Family-Owned Business Awards 2020: Arnold Packaging
Arnold Packaging was founded as Arnold’s Factory Supplies in Baltimore in 1933, and started off making adhesives and inks for use in packaging materials. More than eight decades later, the family-owned manufacturer remains focused on distributing high-quality packing supplies and serving a range of customers, from Saks Fifth Avenue to the U.S. Army.
Today, the business holds more than $1.3 million in inventory and uses modern technologies like artificial intelligence, advanced software and robots. It launched its first breakout division in 2017, Arnold Automation, which is focused on increasing efficiency and productivity in manufacturing despite a decreasing industrial workforce.
Mick Arnold, the company’s president and the force behind many of its 21st-century upgrades, represents the fourth generation of his family to run Arnold Packaging. He had always planned to take over the family business when the time was right, but it happened much differently and much sooner than he or his family had planned.
George Arnold, his father and then-president of the company, passed away in 1995 due to cancer while his son was studying at Radford University.
“The next day, I took over the business. I was 25,” Mick Arnold said.
What were some of your first experiences with the family business?
When I was young, I always hung around the plant. I tagged along with my dad during days off school and bothered the engineers or made boomerangs out of plywood. I was always very into building things and making things and I loved the process of the business. In seventh grade, I got a C+ in a class. My father was concerned that I didn’t really understand the value of a good work ethic, and I spent my first summer working in the plant.
You had to take over the family business at a pretty young age. Was that transition challenging?
I felt like my father had given me enough information and exposure to make it work. But also, we had a really great staff and great partners internally and externally who helped me and coached me along the way. It was a little scary. Some employees were a little nervous about seeing me take over, some people just weren’t on board and went to work in other places, and we lost a couple sales reps to a competitor shortly after the transition. It was hard, but we got through and mostly folks were very supportive. I was working really long days, and growing and learning so much about the business every day. But it was also exciting because I was able to start thinking about what I wanted the future of the company to look like.
How has the business evolved to keep up with modern industry demands?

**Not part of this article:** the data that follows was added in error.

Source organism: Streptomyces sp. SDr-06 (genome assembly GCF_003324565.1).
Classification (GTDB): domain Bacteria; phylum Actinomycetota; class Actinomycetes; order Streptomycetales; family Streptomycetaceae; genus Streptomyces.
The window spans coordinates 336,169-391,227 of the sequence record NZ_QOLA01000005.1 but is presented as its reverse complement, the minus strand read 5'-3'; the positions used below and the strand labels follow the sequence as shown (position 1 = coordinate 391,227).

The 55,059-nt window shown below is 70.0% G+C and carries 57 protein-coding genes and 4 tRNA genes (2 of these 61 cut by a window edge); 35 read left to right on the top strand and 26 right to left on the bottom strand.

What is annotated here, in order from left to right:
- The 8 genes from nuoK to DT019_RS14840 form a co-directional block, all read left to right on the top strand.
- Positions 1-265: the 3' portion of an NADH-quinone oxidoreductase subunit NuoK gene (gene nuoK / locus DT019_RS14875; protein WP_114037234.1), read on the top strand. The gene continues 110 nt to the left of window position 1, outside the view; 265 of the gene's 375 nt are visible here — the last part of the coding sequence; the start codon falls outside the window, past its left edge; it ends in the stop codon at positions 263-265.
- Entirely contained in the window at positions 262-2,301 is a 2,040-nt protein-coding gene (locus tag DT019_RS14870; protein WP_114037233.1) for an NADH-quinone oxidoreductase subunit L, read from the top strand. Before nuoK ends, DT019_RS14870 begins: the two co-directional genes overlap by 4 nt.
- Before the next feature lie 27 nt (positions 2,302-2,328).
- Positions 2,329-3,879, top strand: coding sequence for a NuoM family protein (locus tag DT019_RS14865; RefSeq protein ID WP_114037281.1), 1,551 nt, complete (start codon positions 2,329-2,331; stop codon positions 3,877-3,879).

We spent quite a bit of time upgrading our tech and talent to make sure we were serving our customers at the right level. I’m very focused on growing through innovation, looking at things that keep our accuracy up and costs down. We now have software involved in every single portion of our business, and everything we do is data-driven. We’ve also incorporated things like [artificial intelligence] and robotics. It’s very hard to find certain types of labor in the U.S. right now, and we’ve seen we can add value by automating certain parts of workers’ jobs. We keep input the same, we have the same number of heads working in the plant, but we get more output by adding the help of machines.
How much has the business grown? And how will you keep it growing?
The company is five times larger than when I took over. We had about 23 people when I got here, and there’s 70 now. We went from two delivery vehicles to eight, and we grew physical space from over 25,000 square feet to 74,000 square feet. We’ve been scaling everywhere, and trying to focus on doing it as organically as possible. We’ve made a couple of acquisitions and we’re always looking for other opportunities in that area. And of course, I want to continue to grow through innovation, applying technology wherever it makes sense to add value for our customers.
Do you think your own children will take over the company one day too?
I have three daughters, and the oldest starts college in fall. She wants to be a vet. I’m not sure how the other girls will feel yet. I hope there’s interest someday. I would love to keep it in the family, I would love to create an entry point for any and all of them if they wanted to be a part of this.
Read the full article at bizjournals.com